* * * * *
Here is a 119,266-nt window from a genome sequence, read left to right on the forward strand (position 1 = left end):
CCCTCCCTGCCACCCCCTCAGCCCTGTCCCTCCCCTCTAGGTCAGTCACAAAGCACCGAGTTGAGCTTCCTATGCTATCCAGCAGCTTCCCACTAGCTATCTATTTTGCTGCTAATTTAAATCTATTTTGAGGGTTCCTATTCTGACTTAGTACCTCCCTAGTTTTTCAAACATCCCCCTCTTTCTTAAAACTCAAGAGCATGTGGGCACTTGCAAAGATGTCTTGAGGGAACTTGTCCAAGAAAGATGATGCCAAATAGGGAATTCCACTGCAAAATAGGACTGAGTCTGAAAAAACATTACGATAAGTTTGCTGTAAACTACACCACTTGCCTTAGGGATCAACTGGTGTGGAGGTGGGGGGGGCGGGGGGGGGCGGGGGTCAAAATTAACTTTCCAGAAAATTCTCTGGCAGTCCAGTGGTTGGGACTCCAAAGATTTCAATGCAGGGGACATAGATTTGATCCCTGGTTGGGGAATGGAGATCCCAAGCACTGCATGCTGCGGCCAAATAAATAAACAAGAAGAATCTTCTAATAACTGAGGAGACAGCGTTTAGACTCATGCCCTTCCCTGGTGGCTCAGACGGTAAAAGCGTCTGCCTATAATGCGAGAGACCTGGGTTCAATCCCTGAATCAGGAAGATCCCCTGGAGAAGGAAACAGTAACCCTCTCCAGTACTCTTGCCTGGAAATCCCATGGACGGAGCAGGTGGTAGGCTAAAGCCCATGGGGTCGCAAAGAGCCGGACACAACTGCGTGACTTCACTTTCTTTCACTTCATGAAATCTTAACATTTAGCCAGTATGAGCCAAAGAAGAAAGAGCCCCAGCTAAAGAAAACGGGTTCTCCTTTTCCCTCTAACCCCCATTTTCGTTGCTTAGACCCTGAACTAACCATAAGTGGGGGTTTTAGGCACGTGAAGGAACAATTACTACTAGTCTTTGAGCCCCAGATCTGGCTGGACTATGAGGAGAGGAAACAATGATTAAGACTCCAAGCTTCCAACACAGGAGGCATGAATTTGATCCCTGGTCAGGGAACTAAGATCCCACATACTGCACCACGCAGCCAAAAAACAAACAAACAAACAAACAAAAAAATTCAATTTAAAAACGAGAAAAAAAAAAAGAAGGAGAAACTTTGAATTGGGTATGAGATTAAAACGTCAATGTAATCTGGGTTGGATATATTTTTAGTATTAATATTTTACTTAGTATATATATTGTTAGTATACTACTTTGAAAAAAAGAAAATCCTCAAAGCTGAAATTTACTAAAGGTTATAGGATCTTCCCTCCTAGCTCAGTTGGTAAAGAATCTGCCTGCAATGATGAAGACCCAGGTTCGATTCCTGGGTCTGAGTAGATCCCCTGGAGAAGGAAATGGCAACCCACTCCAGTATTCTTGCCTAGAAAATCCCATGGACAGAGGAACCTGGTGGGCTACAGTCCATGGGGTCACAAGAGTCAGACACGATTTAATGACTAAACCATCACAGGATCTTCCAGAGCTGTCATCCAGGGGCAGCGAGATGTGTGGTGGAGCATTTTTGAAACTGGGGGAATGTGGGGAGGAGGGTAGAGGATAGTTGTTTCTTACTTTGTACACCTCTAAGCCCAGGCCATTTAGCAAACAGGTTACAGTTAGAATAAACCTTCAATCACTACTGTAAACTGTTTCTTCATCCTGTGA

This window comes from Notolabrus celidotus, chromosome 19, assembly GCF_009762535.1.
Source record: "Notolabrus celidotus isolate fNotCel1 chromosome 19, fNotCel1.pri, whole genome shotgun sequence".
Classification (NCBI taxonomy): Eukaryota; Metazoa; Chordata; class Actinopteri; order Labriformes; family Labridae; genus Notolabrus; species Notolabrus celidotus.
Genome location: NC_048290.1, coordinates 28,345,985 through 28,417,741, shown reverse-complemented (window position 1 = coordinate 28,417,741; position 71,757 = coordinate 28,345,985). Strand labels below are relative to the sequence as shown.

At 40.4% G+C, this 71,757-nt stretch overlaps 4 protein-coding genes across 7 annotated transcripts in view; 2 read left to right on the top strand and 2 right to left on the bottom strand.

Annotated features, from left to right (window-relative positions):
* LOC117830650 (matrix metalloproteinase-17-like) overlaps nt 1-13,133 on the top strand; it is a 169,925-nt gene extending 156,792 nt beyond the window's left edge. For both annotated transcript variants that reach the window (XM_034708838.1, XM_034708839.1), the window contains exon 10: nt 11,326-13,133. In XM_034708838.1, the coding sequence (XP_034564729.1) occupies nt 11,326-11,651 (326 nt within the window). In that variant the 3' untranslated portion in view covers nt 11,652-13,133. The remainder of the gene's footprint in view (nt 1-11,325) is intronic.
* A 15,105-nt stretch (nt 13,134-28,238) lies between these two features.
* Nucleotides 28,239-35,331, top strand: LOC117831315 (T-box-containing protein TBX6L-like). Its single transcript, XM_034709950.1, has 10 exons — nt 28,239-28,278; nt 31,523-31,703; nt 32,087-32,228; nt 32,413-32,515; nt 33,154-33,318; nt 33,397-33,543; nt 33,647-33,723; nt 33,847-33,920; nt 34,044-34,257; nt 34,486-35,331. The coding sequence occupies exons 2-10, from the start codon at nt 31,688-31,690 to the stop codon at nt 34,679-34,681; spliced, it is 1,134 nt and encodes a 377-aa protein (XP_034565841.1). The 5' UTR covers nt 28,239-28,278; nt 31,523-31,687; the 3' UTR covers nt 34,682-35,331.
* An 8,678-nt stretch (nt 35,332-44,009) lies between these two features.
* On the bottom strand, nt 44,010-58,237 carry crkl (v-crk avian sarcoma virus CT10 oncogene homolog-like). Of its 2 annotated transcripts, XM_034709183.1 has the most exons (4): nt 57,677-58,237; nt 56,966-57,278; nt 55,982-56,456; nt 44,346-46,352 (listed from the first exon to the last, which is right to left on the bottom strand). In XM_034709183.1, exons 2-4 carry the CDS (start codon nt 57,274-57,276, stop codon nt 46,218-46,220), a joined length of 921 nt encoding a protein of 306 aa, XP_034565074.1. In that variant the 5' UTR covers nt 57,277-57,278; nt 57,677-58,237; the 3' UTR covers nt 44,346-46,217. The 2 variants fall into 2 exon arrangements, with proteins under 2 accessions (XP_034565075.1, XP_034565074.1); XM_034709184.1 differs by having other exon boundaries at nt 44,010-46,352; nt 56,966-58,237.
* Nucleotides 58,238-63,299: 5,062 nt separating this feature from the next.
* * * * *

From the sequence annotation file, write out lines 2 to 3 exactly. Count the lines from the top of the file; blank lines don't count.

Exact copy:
CCCTCCCTGCCACCCCCTCAGCCCTGTCCCTCCCCTCTAGGTCAGTCACAAAGCACCGAGTTGAGCTTCCTATGCTATCCAGCAGCTTCCCACTAGCTATCTATTTTGCTGCTAATTTAAATCTATTTTGAGGGTTCCTATTCTGACTTAGTACCTCCCTAGTTTTTCAAACATCCCCCTCTTTCTTAAAACTCAAGAGCATGTGGGCACTTGCAAAGATGTCTTGAGGGAACTTGTCCAAGAAAGATGATGCCAAATAGGGAATTCCACTGCAAAATAGGACTGAGTCTGAAAAAACATTACGATAAGTTTGCTGTAAACTACACCACTTGCCTTAGGGATCAACTGGTGTGGAGGTGGGGGGGGCGGGGGGGGGCGGGGGTCAAAATTAACTTTCCAGAAAATTCTCTGGCAGTCCAGTGGTTGGGACTCCAAAGATTTCAATGCAGGGGACATAGATTTGATCCCTGGTTGGGGAATGGAGATCCCAAGCACTGCATGCTGCGGCCAAATAAATAAACAAGAAGAATCTTCTAATAACTGAGGAGACAGCGTTTAGACTCATGCCCTTCCCTGGTGGCTCAGACGGTAAAAGCGTCTGCCTATAATGCGAGAGACCTGGGTTCAATCCCTGAATCAGGAAGATCCCCTGGAGAAGGAAACAGTAACCCTCTCCAGTACTCTTGCCTGGAAATCCCATGGACGGAGCAGGTGGTAGGCTAAAGCCCATGGGGTCGCAAAGAGCCGGACACAACTGCGTGACTTCACTTTCTTTCACTTCATGAAATCTTAACATTTAGCCAGTATGAGCCAAAGAAGAAAGAGCCCCAGCTAAAGAAAACGGGTTCTCCTTTTCCCTCTAACCCCCATTTTCGTTGCTTAGACCCTGAACTAACCATAAGTGGGGGTTTTAGGCACGTGAAGGAACAATTACTACTAGTCTTTGAGCCCCAGATCTGGCTGGACTATGAGGAGAGGAAACAATGATTAAGACTCCAAGCTTCCAACACAGGAGGCATGAATTTGATCCCTGGTCAGGGAACTAAGATCCCACATACTGCACCACGCAGCCAAAAAACAAACAAACAAACAAACAAAAAAATTCAATTTAAAAACGAGAAAAAAAAAAAGAAGGAGAAACTTTGAATTGGGTATGAGATTAAAACGTCAATGTAATCTGGGTTGGATATATTTTTAGTATTAATATTTTACTTAGTATATATATTGTTAGTATACTACTTTGAAAAAAAGAAAATCCTCAAAGCTGAAATTTACTAAAGGTTATAGGATCTTCCCTCCTAGCTCAGTTGGTAAAGAATCTGCCTGCAATGATGAAGACCCAGGTTCGATTCCTGGGTCTGAGTAGATCCCCTGGAGAAGGAAATGGCAACCCACTCCAGTATTCTTGCCTAGAAAATCCCATGGACAGAGGAACCTGGTGGGCTACAGTCCATGGGGTCACAAGAGTCAGACACGATTTAATGACTAAACCATCACAGGATCTTCCAGAGCTGTCATCCAGGGGCAGCGAGATGTGTGGTGGAGCATTTTTGAAACTGGGGGAATGTGGGGAGGAGGGTAGAGGATAGTTGTTTCTTACTTTGTACACCTCTAAGCCCAGGCCATTTAGCAAACAGGTTACAGTTAGAATAAACCTTCAATCACTACTGTAAACTGTTTCTTCATCCTGTGA

This window comes from Notolabrus celidotus, chromosome 19, assembly GCF_009762535.1.